overflow, set the property back to the minimum, on underflow set it to the
    maximum. If ``up`` or ``down`` is omitted, assume ``up``.

``multiply <property> <factor>``
    Multiplies the value of a property with the numeric factor.

``screenshot [subtitles|video|window|- [single|each-frame]]``
    Take a screenshot.

    First argument:

    <subtitles> (default)
        Save the video image, in its original resolution, and with subtitles.
        Some video outputs may still include the OSD in the output under certain
        circumstances.
    <video>
        Like ``subtitles``, but typically without OSD or subtitles. The exact
        behavior depends on the selected video output.
    <window>
        Save the contents of the mpv window. Typically scaled, with OSD and
        subtitles. The exact behavior depends on the selected video output, and
        if no support is available, this will act like ``video``.

    Second argument:

    <single> (default)
        Take a single screenshot.
    <each-frame>
        Take a screenshot each frame. Issue this command again to stop taking
        screenshots. Note that you should disable frame-dropping when using
        this mode - or you might receive duplicate images in cases when a
        frame was dropped.

``screenshot_to_file "<filename>" [subtitles|video|window]``
    Take a screenshot and save it to a given file. The format of the file will
    be guessed by the extension (and ``--screenshot-format`` is ignored - the
    behavior when the extension is missing or unknown is arbitrary).

    The second argument is like the first argument to ``screenshot``.

    This command tries to never overwrite files. If the file already exists,
    it fails.

    Like all input command parameters, the filename is subject to property
    expansion as described in `Property Expansion`_.

``playlist_next [weak|force]``
    Go to the next entry on the playlist.

    weak (default)
        If the last file on the playlist is currently played, do nothing.
    force
        Terminate playback if there are no more files on the playlist.

``playlist_prev [weak|force]``
    Go to the previous entry on the playlist.

    weak (default)
        If the first file on the playlist is currently played, do nothing.
    force
        Terminate playback if the first file is being played.

``loadfile "<file>" [replace|append|append-play [options]]``
    Load the given file and play it.

    Second argument:

    <replace> (default)
        Stop playback of the current file, and play the new file immediately.
    <append>
        Append the file to the playlist.
    <append-play>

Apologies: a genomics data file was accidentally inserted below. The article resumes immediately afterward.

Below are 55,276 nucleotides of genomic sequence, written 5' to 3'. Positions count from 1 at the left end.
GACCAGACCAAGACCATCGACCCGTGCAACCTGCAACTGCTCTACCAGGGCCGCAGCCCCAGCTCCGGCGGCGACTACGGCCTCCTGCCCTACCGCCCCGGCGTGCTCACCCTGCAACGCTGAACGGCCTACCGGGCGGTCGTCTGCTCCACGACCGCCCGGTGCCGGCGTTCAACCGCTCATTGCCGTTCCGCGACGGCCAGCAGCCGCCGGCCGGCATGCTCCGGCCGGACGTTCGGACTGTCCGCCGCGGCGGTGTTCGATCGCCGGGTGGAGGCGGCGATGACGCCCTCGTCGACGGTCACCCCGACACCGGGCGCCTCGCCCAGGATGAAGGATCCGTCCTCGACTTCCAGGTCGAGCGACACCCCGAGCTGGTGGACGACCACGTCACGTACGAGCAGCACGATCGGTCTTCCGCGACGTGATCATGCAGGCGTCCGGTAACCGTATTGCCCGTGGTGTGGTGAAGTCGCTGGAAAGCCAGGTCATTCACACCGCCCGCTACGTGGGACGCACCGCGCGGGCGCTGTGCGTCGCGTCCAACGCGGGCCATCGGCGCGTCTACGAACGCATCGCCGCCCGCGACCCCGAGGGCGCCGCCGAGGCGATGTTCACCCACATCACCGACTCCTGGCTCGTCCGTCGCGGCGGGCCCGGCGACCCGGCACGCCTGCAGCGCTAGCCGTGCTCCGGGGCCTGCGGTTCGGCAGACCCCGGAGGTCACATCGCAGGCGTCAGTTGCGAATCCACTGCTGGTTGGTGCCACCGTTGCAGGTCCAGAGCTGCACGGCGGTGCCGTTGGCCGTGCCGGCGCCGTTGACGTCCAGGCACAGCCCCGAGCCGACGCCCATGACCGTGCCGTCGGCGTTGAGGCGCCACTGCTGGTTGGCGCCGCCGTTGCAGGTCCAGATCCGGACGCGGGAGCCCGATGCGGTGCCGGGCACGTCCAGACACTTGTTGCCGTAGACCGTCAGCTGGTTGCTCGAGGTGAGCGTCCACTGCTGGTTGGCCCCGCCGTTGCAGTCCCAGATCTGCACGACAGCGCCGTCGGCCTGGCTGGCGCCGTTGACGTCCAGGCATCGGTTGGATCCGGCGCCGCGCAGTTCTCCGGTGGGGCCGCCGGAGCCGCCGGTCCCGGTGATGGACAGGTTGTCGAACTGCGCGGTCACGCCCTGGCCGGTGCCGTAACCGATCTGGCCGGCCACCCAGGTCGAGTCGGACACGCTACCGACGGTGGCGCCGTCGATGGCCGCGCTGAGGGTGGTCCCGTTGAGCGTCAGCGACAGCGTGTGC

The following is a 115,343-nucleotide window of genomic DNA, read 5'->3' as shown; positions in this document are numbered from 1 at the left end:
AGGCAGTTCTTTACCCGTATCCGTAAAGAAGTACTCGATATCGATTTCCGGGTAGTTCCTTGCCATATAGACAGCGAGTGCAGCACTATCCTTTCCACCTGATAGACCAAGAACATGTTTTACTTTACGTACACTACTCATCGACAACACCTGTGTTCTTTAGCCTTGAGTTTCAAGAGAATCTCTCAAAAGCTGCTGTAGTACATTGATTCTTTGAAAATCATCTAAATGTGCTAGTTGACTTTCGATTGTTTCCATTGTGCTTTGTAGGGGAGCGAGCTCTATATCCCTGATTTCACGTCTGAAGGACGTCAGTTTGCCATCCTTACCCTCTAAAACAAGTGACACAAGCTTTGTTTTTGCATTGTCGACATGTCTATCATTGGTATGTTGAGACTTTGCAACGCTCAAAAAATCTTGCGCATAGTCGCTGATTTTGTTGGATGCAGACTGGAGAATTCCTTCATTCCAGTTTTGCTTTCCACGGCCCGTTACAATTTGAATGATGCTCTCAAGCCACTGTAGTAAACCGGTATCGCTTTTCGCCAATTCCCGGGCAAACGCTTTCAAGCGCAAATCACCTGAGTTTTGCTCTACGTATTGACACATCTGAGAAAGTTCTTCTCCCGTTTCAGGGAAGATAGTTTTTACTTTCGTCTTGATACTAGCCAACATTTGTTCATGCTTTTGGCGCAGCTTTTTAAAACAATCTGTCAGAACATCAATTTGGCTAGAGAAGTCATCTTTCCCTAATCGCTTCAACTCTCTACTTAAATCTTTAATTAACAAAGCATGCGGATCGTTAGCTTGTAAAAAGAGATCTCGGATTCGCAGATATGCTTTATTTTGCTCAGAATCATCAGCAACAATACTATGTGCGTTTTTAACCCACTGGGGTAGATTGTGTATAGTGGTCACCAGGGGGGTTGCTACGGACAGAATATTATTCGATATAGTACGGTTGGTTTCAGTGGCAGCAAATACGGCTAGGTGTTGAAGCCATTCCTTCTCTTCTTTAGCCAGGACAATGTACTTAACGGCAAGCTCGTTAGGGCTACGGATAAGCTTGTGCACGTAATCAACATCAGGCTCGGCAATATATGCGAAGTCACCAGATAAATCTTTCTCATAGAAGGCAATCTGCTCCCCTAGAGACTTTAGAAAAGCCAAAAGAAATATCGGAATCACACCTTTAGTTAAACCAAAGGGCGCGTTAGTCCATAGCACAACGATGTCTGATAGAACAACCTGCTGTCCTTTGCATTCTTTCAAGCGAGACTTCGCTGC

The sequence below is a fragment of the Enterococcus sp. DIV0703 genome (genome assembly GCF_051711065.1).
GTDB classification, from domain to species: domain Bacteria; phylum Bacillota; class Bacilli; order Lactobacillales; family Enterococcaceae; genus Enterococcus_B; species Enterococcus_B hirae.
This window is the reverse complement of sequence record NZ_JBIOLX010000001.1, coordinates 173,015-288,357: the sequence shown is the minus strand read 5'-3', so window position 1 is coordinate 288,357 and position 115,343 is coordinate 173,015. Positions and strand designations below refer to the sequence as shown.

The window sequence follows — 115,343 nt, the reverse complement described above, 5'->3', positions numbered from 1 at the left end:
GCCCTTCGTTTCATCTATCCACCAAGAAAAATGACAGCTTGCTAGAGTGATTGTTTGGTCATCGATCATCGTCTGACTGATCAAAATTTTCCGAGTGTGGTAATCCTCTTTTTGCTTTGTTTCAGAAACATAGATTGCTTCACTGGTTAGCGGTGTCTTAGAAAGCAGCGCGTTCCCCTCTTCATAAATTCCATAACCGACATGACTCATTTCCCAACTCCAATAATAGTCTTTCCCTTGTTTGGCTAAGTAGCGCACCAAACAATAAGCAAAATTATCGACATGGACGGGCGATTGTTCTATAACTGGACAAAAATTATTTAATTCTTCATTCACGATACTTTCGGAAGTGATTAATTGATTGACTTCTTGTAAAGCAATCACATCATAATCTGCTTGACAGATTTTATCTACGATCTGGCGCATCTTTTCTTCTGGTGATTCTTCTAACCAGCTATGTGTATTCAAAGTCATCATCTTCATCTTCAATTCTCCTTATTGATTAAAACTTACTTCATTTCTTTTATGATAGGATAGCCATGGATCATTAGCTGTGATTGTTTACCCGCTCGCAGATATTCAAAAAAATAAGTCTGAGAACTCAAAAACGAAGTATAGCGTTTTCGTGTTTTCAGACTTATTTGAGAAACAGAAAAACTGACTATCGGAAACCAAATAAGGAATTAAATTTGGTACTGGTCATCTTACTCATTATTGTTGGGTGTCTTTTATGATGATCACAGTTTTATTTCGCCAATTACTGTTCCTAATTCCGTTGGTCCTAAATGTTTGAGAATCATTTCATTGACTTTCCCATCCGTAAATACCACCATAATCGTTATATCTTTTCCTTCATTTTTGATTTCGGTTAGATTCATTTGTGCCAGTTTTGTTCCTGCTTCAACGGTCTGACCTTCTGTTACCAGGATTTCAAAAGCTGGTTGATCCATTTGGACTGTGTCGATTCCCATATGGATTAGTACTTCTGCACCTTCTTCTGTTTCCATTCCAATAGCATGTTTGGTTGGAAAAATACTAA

Append the file, and if nothing is currently playing, start playback.
        (Always starts with the added file, even if the playlist was not empty
        before running this command.)

    The third argument is a list of options and values which should be set
    while the file is playing. It is of the form ``opt1=value1,opt2=value2,..``.
    Not all options can be changed this way. Some options require a restart
    of the player.

``loadlist "<playlist>" [replace|append]``
    Load the given playlist file (like ``--playlist``).

``playlist_clear``
    Clear the playlist, except the currently played file.

``playlist_remove current|<index>``
    Remove the playlist entry at the given index. Index values start counting
    with 0. The special value ``current`` removes the current entry. Note that
    removing the current entry also stops playback and starts playing the next
    entry.

``playlist_move <index1> <index2>``
    Move the playlist entry at index1, so that it takes the place of the
    entry index2. (Paradoxically, the moved playlist entry will not have
    the index value index2 after moving if index1 was lower than index2,
    because index2 refers to the target entry, not the index the entry
    will have after moving.)

``run "command" "arg1" "arg2" ...``
    (Unix only)
    Run the given command. Unlike in MPlayer/mplayer2 and earlier versions of
    mpv (0.2.x and older), this doesn't call the shell. Instead, the command
    is run directly, with each argument passed separately. Each argument is
    expanded like in `Property Expansion`_. Note that there is a static limit
    of (as of this writing) 9 arguments (this limit could be raised on demand).

    The program is run in a detached way. mpv doesn't wait until the command
    is completed, but continues playback right after spawning it.

    To get the old behavior, use ``/bin/sh`` and ``-c`` as the first two
    arguments.

    .. admonition:: Example

        ``run "/bin/sh" "-c" "echo ${title} > /tmp/playing"``

        This is not a particularly good example, because it doesn't handle
        escaping, and a specially prepared file might allow an attacker to
        execute arbitrary shell commands. It is recommended to write a small
        shell script, and call that with ``run``.

``quit [<code>]``
    Exit the player. If an argument is given, it's used as process exit code.

``quit_watch_later [<code>]``
    Exit player, and store current playback position. Playing that file later